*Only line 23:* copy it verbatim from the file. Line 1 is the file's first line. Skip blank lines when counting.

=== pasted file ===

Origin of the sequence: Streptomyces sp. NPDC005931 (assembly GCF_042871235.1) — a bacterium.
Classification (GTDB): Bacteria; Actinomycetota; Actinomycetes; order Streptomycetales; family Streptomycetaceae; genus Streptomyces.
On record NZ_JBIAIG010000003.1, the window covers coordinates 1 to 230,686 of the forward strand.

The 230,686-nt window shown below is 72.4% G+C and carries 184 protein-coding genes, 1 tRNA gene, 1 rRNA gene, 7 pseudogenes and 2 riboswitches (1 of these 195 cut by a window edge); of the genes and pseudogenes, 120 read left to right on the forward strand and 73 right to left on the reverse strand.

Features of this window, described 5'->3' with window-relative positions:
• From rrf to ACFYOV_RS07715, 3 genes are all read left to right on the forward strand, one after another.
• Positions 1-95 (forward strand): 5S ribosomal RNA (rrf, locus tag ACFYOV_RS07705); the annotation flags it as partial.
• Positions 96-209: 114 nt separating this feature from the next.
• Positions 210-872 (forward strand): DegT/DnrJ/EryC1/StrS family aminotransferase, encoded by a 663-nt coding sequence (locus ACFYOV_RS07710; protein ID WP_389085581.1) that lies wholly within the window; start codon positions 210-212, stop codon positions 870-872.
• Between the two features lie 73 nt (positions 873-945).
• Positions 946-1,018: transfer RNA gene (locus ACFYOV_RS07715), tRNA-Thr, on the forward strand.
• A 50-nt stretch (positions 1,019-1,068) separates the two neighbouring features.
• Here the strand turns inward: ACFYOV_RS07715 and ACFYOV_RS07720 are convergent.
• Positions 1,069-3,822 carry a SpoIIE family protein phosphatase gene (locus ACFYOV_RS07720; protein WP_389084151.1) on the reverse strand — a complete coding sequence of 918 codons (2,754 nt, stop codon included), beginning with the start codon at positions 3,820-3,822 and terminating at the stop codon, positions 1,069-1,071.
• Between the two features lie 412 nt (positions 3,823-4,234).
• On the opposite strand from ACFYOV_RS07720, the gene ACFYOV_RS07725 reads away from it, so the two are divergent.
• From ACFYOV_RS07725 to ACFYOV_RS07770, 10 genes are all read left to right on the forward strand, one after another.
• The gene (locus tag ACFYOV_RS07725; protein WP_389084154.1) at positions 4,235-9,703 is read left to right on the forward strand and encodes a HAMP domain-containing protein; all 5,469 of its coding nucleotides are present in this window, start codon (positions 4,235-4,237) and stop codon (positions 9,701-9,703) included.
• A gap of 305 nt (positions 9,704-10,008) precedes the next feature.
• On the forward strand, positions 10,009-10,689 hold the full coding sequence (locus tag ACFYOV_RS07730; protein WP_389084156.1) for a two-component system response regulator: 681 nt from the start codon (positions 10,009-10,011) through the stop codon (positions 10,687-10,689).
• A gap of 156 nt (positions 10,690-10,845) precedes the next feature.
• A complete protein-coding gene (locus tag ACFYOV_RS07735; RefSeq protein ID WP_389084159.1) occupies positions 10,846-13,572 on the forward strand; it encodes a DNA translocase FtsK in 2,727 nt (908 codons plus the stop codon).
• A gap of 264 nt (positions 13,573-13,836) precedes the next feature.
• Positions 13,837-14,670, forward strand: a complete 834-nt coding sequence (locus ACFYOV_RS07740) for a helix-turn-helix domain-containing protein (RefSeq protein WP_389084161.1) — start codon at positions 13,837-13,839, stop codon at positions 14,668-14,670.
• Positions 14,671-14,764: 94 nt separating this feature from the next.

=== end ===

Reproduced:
• A gap of 264 nt (positions 13,573-13,836) precedes the next feature.